1

The classic Dirchlet Function, $$f(x) =\left\{\begin{matrix} 1 & x \in \Bbb Q \\ -1& x \notin \Bbb Q \end{matrix}\right..$$ Notice $\lim_{x \to 0} f(x)$ does not exist, but $\lim_{x \to 0} | f(x) | = 1.$


1

I believe the extra conditions to your problem are unnecessary, and what you are essentially asking is if the $ L^2$ limit is the same as the $ C^2$ limit. I claim they are the same for a $ C^0$ limit. To do so you only need to show that their $ L^2 $ difference is 0 on any compact set $ K $. Compare this $ L^2$ difference to the $ L^2$ differences between ...


1

Working with the first equation, notice that: \begin{align*} &~|\mathbf{x-a}| = 2|\mathbf{x-b}| \\ &\iff |\mathbf{x-a}|^2 = 4|\mathbf{x-b}|^2 \qquad\text{since norms are nonnegative} \\ &\iff (\mathbf x - \mathbf a) \cdot (\mathbf x - \mathbf a) = 4[(\mathbf x - \mathbf b) \cdot (\mathbf x - \mathbf b)] \\ &\iff \mathbf x \cdot \mathbf x - ...


1

The proof looks correct. The only thing I noticed was your use of the ceiling function $\lceil$ and $\rceil$. Unless your professor taught limits in this manner, traditionally one might invoke the Archimedean Principle to show that there exists $N \in \mathbb{N}$ such that $N > a$ for some real number $a$. In fact, the proof of the ceiling function is ...


1

Yes, your reasoning is a correct proof.


1

No, it isn't. First of all think: does $\lim \limits_{n \to \infty} \sqrt{n^2 + 1} - 1 = 0$? Your mistake is that assuming that when we take $n > N$, that we will have $\sqrt{n^2 + 1} - 1 < \epsilon$, but actually when we take $n > N$ we will have $\sqrt{n^2 + 1} - 1 > \epsilon$. Here would be a correct proof: Multiply by $\frac{\sqrt{n^2 + 1} ...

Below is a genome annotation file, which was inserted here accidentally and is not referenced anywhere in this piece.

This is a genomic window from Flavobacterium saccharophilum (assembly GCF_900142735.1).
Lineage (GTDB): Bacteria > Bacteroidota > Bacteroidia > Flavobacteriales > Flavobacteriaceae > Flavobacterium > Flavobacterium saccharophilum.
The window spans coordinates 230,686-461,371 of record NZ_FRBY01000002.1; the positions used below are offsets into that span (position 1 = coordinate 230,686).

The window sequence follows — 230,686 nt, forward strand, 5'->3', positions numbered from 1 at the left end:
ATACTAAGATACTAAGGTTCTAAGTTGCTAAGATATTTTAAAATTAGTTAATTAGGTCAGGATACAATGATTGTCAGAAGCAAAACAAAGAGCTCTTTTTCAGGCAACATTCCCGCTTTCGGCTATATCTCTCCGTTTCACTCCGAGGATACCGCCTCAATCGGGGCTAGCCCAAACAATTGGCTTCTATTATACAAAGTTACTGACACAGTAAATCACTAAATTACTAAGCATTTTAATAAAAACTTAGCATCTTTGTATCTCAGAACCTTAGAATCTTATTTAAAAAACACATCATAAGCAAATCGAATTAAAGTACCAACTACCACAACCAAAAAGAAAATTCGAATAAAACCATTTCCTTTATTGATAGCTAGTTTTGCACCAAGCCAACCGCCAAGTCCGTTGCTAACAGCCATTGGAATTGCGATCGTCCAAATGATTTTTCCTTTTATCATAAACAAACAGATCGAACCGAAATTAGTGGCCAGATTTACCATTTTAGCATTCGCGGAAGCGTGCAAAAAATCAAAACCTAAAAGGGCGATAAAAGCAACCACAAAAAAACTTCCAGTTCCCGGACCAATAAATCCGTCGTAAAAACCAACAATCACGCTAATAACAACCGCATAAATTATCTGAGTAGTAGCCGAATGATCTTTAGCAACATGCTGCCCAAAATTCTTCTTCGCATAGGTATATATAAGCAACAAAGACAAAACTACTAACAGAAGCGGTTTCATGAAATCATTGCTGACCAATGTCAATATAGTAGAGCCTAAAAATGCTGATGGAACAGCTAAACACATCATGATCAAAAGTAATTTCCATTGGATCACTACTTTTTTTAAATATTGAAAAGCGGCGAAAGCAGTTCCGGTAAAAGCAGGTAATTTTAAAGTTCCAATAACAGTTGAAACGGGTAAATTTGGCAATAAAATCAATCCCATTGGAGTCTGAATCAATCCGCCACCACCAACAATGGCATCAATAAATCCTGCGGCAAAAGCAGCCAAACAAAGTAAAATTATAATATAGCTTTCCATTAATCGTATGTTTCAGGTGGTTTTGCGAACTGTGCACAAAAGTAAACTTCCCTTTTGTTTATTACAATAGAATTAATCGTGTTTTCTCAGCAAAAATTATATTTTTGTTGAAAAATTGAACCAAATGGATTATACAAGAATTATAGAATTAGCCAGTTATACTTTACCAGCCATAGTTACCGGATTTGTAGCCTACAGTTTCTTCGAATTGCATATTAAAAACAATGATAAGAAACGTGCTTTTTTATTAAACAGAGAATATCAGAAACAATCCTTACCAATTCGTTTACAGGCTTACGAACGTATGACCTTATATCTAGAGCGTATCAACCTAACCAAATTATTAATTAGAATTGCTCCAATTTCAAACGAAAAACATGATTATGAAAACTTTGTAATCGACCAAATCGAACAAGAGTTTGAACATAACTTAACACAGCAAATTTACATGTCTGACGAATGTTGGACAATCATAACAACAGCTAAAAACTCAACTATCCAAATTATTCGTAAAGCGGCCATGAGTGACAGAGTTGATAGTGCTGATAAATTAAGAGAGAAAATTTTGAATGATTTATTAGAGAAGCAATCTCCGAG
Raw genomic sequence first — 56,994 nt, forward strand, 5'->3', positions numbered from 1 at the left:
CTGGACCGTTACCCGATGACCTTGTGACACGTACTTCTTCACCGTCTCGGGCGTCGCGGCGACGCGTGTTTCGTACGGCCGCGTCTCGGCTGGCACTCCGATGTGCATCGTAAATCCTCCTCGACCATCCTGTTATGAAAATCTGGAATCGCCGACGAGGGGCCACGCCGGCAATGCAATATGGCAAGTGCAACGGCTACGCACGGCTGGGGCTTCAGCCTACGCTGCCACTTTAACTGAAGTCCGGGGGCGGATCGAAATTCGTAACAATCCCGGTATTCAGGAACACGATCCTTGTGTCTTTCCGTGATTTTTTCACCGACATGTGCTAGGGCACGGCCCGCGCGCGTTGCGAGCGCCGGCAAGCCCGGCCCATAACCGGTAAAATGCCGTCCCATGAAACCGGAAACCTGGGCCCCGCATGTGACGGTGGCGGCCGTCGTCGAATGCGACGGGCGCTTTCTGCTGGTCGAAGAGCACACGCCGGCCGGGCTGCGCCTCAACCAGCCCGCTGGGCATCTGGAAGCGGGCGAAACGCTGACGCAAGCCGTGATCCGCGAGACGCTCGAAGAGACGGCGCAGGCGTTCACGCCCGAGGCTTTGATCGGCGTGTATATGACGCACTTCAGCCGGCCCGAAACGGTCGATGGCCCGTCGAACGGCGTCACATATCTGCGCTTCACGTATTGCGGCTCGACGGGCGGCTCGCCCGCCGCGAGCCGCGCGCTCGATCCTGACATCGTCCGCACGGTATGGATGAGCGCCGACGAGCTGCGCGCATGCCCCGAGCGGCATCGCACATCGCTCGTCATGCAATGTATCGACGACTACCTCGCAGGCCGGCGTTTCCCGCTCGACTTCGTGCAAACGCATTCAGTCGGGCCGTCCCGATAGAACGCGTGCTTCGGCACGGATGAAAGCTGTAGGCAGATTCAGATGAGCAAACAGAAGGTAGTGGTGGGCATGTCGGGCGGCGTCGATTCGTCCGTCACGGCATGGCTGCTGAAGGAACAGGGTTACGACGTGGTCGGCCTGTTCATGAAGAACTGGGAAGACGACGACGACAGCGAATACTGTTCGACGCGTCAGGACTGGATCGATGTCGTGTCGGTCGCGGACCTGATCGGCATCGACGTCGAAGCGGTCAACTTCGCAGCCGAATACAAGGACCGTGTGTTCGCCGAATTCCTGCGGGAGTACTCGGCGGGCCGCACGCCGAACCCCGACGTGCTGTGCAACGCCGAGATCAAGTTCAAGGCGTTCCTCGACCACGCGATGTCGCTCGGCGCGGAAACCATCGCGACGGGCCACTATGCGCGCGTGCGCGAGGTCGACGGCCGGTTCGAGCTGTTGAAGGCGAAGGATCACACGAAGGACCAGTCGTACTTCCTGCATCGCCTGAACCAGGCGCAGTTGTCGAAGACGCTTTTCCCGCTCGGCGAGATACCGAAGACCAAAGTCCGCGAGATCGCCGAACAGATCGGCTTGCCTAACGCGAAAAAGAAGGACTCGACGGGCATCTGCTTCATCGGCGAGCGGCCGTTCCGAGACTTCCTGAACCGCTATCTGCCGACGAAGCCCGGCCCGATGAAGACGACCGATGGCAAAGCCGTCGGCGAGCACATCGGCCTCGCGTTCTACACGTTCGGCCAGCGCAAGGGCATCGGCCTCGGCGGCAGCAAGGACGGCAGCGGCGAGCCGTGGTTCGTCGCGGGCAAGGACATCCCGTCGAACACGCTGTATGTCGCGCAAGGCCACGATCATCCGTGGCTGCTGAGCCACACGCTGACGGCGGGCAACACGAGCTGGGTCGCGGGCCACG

1

The typical technique here is to get this into a fraction rather than a subtraction. Here, multiply by the 'conjugate' of the top, so multiply it by $\frac {\sqrt {n^2+1} +n} {\sqrt {n^2+1} +n}$ Then you get $\frac 1 {\sqrt {n^2+1} +n}$. Now you have a limit that is of the form $\frac 1 \infty$, so it goes to 0


1

Example: $$ a_n=\sin\left(\frac{2n+1}{k}\pi\right),\quad n\in\mathbb N. $$


1

Hint: To prove $s_n+t_n$is Cauchy, if I give you an $\epsilon$ you have to be able to find $N$ such that if $m,n \gt N, |(s_n+t_n)_(s_m+t_m)| \lt \epsilon$ But you have been told that each sequence is Cauchy. So if you demand an $N$ such that if $n,m\gt N$ you have $|s_n-s_m| \lt \epsilon_s = \epsilon /2$ and similarly for $\epsilon _t=\epsilon /2$.....


1

By definition (of compactness), given any compact space $X$, any open cover of $X$ has a finite subcover. In general, however, one cannot say before one has an open cover how many open sets one might need to make a subcover. For example, for any $\epsilon > 0$, the set of $\epsilon$-balls in $[0, 1]$ is an open cover, and so admits some finite subcover. ...


1

Let $X$ be a compact Hausdorff space. Assume that there are $k$ distinct points, $x_i,i=1,2,\ldots,k$, in $X$. By Hausdorfness we can find open sets $U_i\subset X, i=1,2,\ldots,k$, such that $x_i\in U_j$ if and only if $i=j$. Consider the closed set $K=X\setminus \bigcup_{i=1}^k U_i$. It is closed and intersects trivially with the closed set ...